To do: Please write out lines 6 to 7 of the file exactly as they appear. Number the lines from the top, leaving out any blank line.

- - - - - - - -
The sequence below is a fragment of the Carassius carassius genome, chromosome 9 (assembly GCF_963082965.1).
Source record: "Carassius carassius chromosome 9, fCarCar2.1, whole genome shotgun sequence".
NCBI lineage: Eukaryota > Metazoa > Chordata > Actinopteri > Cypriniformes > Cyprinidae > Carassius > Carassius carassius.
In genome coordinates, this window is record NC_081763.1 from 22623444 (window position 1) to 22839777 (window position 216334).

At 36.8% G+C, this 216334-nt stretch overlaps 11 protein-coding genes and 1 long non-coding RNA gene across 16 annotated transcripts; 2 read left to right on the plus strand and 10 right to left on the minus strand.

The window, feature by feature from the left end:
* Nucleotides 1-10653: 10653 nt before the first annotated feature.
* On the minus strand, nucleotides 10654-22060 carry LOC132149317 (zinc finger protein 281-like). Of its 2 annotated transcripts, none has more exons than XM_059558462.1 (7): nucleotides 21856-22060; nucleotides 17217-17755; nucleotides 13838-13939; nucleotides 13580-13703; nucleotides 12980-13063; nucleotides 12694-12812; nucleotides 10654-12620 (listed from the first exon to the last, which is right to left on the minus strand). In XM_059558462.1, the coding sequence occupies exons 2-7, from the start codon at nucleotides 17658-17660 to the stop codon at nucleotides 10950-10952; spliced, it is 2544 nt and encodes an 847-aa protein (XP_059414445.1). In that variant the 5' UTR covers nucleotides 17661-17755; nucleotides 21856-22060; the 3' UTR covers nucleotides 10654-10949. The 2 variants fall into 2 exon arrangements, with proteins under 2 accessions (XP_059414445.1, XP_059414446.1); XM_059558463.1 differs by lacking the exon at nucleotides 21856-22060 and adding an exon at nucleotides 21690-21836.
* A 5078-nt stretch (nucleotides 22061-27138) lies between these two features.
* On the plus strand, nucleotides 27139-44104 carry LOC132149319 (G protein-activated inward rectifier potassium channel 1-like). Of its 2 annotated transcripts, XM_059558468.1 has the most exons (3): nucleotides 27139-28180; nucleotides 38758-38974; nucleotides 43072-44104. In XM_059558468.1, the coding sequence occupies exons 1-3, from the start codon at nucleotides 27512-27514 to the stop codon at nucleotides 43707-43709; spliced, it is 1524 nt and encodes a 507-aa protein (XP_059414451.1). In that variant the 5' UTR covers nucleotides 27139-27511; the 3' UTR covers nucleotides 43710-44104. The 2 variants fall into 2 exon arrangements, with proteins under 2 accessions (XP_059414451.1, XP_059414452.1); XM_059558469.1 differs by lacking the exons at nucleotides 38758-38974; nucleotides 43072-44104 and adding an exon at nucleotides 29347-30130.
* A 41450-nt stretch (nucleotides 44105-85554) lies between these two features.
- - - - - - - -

The window, feature by feature from the left end:
* Nucleotides 1-10653: 10653 nt before the first annotated feature.